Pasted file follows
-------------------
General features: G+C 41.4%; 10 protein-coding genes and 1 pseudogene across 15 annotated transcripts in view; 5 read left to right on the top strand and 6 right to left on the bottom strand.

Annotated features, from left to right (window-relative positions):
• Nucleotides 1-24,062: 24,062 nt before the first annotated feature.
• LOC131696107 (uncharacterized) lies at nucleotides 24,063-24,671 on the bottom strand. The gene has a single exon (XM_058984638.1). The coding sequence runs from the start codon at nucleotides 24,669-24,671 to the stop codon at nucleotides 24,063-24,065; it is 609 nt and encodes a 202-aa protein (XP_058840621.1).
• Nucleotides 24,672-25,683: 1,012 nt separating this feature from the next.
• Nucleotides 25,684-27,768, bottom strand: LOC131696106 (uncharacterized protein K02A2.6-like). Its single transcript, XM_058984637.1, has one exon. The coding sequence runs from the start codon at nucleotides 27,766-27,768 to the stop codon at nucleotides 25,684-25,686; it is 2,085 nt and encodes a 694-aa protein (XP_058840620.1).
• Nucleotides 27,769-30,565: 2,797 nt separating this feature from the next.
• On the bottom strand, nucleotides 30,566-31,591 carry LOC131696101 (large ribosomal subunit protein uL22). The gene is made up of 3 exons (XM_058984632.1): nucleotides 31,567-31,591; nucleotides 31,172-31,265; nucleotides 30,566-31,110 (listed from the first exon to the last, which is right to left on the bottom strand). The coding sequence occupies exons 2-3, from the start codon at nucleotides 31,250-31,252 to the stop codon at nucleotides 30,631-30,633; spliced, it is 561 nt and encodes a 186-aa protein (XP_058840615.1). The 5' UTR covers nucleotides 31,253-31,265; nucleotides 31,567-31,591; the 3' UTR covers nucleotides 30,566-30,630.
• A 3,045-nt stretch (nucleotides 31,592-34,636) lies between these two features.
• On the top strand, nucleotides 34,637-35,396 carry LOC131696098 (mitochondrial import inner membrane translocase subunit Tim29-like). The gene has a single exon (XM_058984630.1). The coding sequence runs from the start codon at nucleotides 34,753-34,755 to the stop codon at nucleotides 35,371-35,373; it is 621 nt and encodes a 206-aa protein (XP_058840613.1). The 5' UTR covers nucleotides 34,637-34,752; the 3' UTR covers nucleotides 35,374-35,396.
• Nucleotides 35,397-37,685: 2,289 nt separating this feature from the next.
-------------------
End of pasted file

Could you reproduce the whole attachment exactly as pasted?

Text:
General features: G+C 41.4%; 10 protein-coding genes and 1 pseudogene across 15 annotated transcripts in view; 5 read left to right on the top strand and 6 right to left on the bottom strand.

Annotated features, from left to right (window-relative positions):
• Nucleotides 1-24,062: 24,062 nt before the first annotated feature.
• LOC131696107 (uncharacterized) lies at nucleotides 24,063-24,671 on the bottom strand. The gene has a single exon (XM_058984638.1). The coding sequence runs from the start codon at nucleotides 24,669-24,671 to the stop codon at nucleotides 24,063-24,065; it is 609 nt and encodes a 202-aa protein (XP_058840621.1).
• Nucleotides 24,672-25,683: 1,012 nt separating this feature from the next.
• Nucleotides 25,684-27,768, bottom strand: LOC131696106 (uncharacterized protein K02A2.6-like). Its single transcript, XM_058984637.1, has one exon. The coding sequence runs from the start codon at nucleotides 27,766-27,768 to the stop codon at nucleotides 25,684-25,686; it is 2,085 nt and encodes a 694-aa protein (XP_058840620.1).
• Nucleotides 27,769-30,565: 2,797 nt separating this feature from the next.
• On the bottom strand, nucleotides 30,566-31,591 carry LOC131696101 (large ribosomal subunit protein uL22). The gene is made up of 3 exons (XM_058984632.1): nucleotides 31,567-31,591; nucleotides 31,172-31,265; nucleotides 30,566-31,110 (listed from the first exon to the last, which is right to left on the bottom strand). The coding sequence occupies exons 2-3, from the start codon at nucleotides 31,250-31,252 to the stop codon at nucleotides 30,631-30,633; spliced, it is 561 nt and encodes a 186-aa protein (XP_058840615.1). The 5' UTR covers nucleotides 31,253-31,265; nucleotides 31,567-31,591; the 3' UTR covers nucleotides 30,566-30,630.
• A 3,045-nt stretch (nucleotides 31,592-34,636) lies between these two features.
• On the top strand, nucleotides 34,637-35,396 carry LOC131696098 (mitochondrial import inner membrane translocase subunit Tim29-like). The gene has a single exon (XM_058984630.1). The coding sequence runs from the start codon at nucleotides 34,753-34,755 to the stop codon at nucleotides 35,371-35,373; it is 621 nt and encodes a 206-aa protein (XP_058840613.1). The 5' UTR covers nucleotides 34,637-34,752; the 3' UTR covers nucleotides 35,374-35,396.
• Nucleotides 35,397-37,685: 2,289 nt separating this feature from the next.